Question

A group of students estimated the length of one minute without reference to a watch or clock, and the times (seconds) are listed below. Use a 0.05 significance level to test the claim that these times are from a population with a mean equal to 60 seconds. Does it appear that students are reasonably good at estimating one minute?

72 |
81 |
39 |
68 |
40 |
25 |
58 |
64 |
63 |
50 |
63 |
73 |
94 |
88 |
68 |

This is the appropriate sample data

What are the null and alternative hypotheses?

A.

H0: μ=60 seconds

H1: μ> 60 seconds

B.

H0: μ≠ 60 seconds

H1: μ= 60 seconds

C.

H0: μ= 60 seconds

H1: μ< 60 seconds

D.

H0: μ= 60 seconds

H1: μ≠ 60 seconds

Determine the test statistic.

(Round to two decimal places as needed.)

Determine the P-value.

(Round to three decimal places as needed.)

State the final conclusion that addresses the original claim.

(Reject/Fail to Reject) H0. There is (sufficient/not sufficient) evidence to conclude that the original claim that the mean of the population of estimates is 60 seconds (is/is not correct). It (appears/does not appear) that, as a group, the students are reasonably good at estimating one minute.

Answer #1

Below are the null and alternative Hypothesis,

Null Hypothesis, H0: μ = 60

Alternative Hypothesis, Ha: μ ≠ 60

Test statistic,

t = (xbar - mu)/(s/sqrt(n))

t = (63.0667 - 60)/(18.6795/sqrt(15))

t = 0.64

P-value Approach

P-value = 0.532

As P-value >= 0.05, fail to reject null hypothesis.

Fail to Reject) H0. There is (not sufficient) evidence to conclude
that the original claim that the mean of the population of
estimates is 60 seconds (is not correct). It (does not appear)
that, as a group, the students are reasonably good at estimating
one minute

A group of students estimated the length of one minute without
reference to a watch or clock, and the times (seconds) are listed
below. Use a
0.050.05
significance level to test the claim that these times are from a
population with a mean equal to 60 seconds. Does it appear that
students are reasonably good at estimating one minute?
6767
8383
4141
6666
3939
2626
6161
6161
6767
5050
6666
7373
9191
8787
6464
What are the null and alternative...

A group of students estimated the length of one minute without
reference to a watch or clock, and the times (seconds) are listed
below. Use a
0.01 significance level to test the claim that these times are
from a population with a mean equal to 60 seconds. Does it appear
that students are reasonably good at estimating one minute?
71
83
36
62
45
27
60
63
65
47
63
67
95
90
67
Determine the P-value (show steps on...

A group of students estimated the length of one minute without
reference to a watch or clock, and the times (seconds) are listed
below. Use a 0.010 significance level to test the claim that these
times are from a population with a mean equal to 60 seconds. Does
it appear that students are reasonably good at estimating one
minute?
69
80
37
63
44
25
58
65
64
45
66
67
92
86
66

A group of students estimated the length of one minute without
reference to a watch or clock, and the times (seconds) are listed
below. Use a 0.10 significance level to test the claim that these
times are from a population with a mean equal to 60 seconds. Does
it appear that students are reasonably good at estimating one
minute?
75
93
47
77
54
31
72
72
76
58
71
77
105
101
71
Identify the test statistic.
t =...

A group of students estimated the length of one minute without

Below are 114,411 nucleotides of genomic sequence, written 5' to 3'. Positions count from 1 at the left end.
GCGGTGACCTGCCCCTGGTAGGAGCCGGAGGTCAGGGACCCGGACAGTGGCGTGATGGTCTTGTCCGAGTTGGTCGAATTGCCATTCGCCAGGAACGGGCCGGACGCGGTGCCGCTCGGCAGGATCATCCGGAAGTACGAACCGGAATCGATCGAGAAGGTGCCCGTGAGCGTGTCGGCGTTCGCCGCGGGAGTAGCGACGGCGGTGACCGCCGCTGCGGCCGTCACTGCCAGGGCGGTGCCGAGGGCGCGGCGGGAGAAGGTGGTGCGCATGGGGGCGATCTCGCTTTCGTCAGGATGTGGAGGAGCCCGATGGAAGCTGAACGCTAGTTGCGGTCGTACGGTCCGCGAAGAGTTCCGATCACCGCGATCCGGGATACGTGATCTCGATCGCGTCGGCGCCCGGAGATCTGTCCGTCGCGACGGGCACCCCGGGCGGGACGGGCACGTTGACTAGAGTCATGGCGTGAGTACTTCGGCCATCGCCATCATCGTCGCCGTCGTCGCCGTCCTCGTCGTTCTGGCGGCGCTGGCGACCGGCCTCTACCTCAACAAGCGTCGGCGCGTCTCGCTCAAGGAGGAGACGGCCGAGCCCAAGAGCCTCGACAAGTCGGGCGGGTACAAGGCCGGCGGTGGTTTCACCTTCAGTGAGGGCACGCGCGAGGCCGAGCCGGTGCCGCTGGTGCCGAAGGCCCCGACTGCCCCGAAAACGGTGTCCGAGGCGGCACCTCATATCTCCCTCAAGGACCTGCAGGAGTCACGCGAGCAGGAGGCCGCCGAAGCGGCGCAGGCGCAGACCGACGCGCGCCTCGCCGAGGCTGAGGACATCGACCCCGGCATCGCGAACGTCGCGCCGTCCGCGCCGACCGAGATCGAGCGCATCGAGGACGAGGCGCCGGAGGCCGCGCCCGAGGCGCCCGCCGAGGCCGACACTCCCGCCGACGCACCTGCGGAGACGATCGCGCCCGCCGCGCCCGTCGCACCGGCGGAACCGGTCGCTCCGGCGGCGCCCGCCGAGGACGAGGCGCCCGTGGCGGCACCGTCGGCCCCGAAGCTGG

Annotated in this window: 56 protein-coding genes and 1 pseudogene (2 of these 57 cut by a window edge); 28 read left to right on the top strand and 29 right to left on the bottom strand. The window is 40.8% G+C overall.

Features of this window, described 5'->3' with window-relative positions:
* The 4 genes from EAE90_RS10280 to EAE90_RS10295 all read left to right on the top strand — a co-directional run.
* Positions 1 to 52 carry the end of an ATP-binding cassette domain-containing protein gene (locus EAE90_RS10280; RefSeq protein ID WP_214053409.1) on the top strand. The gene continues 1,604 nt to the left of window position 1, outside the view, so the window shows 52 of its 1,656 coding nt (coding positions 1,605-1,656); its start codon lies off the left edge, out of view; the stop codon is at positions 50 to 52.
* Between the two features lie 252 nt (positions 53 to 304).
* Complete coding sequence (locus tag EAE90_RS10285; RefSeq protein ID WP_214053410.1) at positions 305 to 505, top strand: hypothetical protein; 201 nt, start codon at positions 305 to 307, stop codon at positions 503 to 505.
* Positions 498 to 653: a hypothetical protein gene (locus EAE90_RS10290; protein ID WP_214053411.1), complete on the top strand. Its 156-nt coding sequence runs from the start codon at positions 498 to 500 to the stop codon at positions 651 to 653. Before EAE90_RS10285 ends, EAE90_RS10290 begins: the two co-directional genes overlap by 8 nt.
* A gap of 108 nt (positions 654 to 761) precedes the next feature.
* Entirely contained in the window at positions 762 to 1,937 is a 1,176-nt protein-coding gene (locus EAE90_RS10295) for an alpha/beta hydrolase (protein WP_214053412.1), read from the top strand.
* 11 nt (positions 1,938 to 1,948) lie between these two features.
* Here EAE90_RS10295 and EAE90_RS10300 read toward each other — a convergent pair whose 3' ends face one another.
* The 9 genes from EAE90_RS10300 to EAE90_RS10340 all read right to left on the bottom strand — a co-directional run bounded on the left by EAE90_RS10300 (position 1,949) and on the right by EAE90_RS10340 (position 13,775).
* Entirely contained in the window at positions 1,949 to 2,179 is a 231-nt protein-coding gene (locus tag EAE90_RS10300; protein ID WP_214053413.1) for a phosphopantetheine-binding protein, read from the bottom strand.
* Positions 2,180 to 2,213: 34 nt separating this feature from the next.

reference to a watch or clock, and the times (seconds) are listed
below. Use a 0.10 significance level to test the claim that these
times are from a population with a mean equal to 60 seconds. Does
it appear that students are reasonably good at estimating one
minute?
81
91
49
74
48
34
68
70
77
54
71
82
104
99
76
home / study / math /...

A group of students estimated the length of one minute without
reference to a watch or clock, and the times (seconds) are listed
below. Use a
0.100 significance level to test the claim that these times are
from a population with a mean equal to 60 seconds. Determine the
test statistic
69
82
39
62
41
22
58
64
68
47
62
67
92
88
68

show your work please
Students estimated the length of one minute without reference to
a watch or clock, and the times (seconds) are listed below. Test
the claim that these times are from a population with a mean equal
to 60 seconds
63
84
42
62
49
62
58
55
69
49
Final answers
Hypopthesis
Test Statistic
p-value
Decision
Conclusion

67
84
40
62
44
24
60
60
68
45
62
68
94
86
66
A group of students estimated the length of one minute without
reference to a watch or clock, and the times (seconds) are listed
below. Use a 0.01 significance level to test the claim that these
times are from a population with a mean equal to 60 seconds. Does
it appear that students are reasonably good at estimating one
minute?

8.
Use the pulse rates in beats per minute (bpm) of a random
sample of adult females listed in the data set available below to
test the claim that the mean is less than76
bpm. Use a 0.10 significance level.
Pulse Rate (bpm)
85
58
65
87
85
98
97
101
74
64
40
99
67
68
100
64
100
68
44
60
61
36
56
96
89
68
40
82
51
44
35
77
72
71
101
79
89...

A data set lists earthquake depths. The summary statistics
aren=600, overbarx=4.67 km, s=4.65 km. Use a 0.01 significance
level to test the claim of a seismologist that these earthquakes
are from a population with a mean equal to 4.00. Assume that a
simple random sample has been selected. Identify the null and
alternative hypotheses, test statistic, P-value, and state the
final conclusion that addresses the original claim.
What are the null and alternative hypotheses?
A.
H0: μ= 4.00km
H1: μ>...

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